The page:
Even though it’s only April, it’s already clear 2015 will be looked back on as the year cord cutting (replacing cable TV with internet streaming) started going mainstream. HBO is finally allowing non-cable customers to stream HBO content without requiring a cable subscription. Apple is expected to launch a TV streaming service later this year. Existing internet streaming services like Netflix, Amazon Instant Video, Sling TV, Hulu are all growing rapidly. Netflix alone already accounts for a third of all US internet traffic. Just this week Verizon got so aggressive in how they unbundled ESPN they’re getting sued for breach of contract. Not a move a company like Verizon would have attempted even a few years ago.
I’ve always liked year-end lists and predictions. They help highlight where we’ve been, and where we might be going. That said, I consider tech predictions as fundamentally problematic, and not to be taken too seriously. In that spirit, I’m grading my predictions from last year.
This week CVS and Rite-Aid turned off Apple’s mobile phone payment system in their stores. Apparently this was because of contractual obligations to support a yet to be released mobile payments competitor called CurrentC, created by a consortium led by Walmart. The reaction to CurrentC from tech blogs and twitter has been brutal.
Update: Stephen Ballot pointed out on twitter this post should refer to “user input method” rather than “user interface”. Great point. With this clarification I’ll leave the rest of the post as originally published. Thanks for reading.
If you analyze computing eras by circuit type you might get: vacuum tubes, transistors, ICs, microprocessors. By architecture: mainframes, minicomputers, microcomputers. By networking: ethernet, TCP/IP. That’s all great. But there’s a lot to be said for analyzing tech eras by user interface. As in the list below, taken from this post.
Identification using fingerprints dates to the 1890’s. But automated commercial biometric identification is much more recent. Some dates: automated fingerprint recognition (1969), hand geometry (1974), iris (1995), face (2000), vascular (2000). That last one is vein pattern recognition, typically done using IR sensors on the back of the hand. Continuing the trend, IBM put a fingerprint reader in a laptop in 2004, and India’s biometric identity program dates to 2009. With that said, I’d argue mainstream consumer adoption of biometric identity only happened in 2013 with the release of the fingerprint reader in the iPhone 5s. These things take time. And because they take time, they arrive gradually and unappreciated. Touch ID is more than just how to unlock your phone. Biometric identity is here. Attention must be paid.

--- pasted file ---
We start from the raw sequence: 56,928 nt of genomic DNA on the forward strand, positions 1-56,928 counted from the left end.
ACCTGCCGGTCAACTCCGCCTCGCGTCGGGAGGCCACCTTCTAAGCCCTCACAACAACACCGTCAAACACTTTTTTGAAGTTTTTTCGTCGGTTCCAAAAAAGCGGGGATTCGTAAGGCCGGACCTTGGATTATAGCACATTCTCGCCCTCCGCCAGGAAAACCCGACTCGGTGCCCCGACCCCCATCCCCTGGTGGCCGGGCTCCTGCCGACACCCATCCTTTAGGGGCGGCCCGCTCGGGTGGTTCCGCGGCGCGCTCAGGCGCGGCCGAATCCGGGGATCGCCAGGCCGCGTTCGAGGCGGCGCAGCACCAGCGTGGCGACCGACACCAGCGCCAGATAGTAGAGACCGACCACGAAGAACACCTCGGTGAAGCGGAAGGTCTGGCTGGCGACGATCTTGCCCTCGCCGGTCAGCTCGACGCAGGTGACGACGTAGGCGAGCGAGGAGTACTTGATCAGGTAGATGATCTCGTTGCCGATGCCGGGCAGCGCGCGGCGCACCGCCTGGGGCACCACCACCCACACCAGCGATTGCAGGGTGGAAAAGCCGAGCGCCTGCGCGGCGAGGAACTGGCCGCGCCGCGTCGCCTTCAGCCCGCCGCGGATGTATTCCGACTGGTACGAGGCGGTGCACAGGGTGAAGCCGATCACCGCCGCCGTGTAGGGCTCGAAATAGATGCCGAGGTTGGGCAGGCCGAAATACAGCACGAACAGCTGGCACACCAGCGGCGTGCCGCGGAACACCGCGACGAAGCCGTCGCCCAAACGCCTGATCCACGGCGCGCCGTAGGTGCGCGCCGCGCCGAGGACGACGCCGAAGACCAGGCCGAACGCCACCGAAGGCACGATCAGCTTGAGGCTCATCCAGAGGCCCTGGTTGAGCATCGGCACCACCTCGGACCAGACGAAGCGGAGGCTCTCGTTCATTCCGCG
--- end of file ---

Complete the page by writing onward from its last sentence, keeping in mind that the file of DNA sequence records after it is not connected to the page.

Celebrity nude photos pilfered from iPhone accounts. Ferguson. Body cameras. Deemed the surveillance society or the transparent society, the rise of camera surveillance seems unstoppable. The parallel I’d like to draw is to the rise of equality, as observed by Alexis de Tocqueville in his 1835 classic Democracy in America. From Tocqueville’s introduction:
Everyone loves a sure thing. And for Wall Street a sure thing is a monopoly. I’ve written about this before, e.g., The stock market blindly lusts after exploitative monopolies. But the siren call of monopoly is an evergreen topic. Especially as software eats the world, and natural monopolies become more common. So it’s worth a quick revisit.
One angle of attack on Clayton Christensen’s disruption theory is that it’s often stretched beyond it’s range of applicability, to the point of becoming unfalsifiable. For example, Benedict Evans tweeted: “‘Disruption’ Christensen reminds me a little of Marxist historians. Over-enamoured of the One True Theory, tempted to make the facts fit it.” And more recently: “Popper’s notes on predictive theories in social science (always seemed to me to fit Disruption very well).” Then he quotes from Karl Popper’s famous paper Science as Falsification:
Long time Microsoft analyst Mary Jo Foley says the next release of Microsoft’s Windows operating system will “try to undo the usability mistakes made with Windows 8.” The release, currently code named “Threshold”, is likely to come out in Spring 2015 as Windows 9. As you’re undoubtedly aware, Windows 8 has a hybrid user interface that switches back and forth between a touchscreen Metro mode and a mouse/keyboard Desktop mode. And that extra complexity has led to poor adoption by Microsoft’s core constituency of corporate desktop customers. Here’s the full quote from Foley’s article: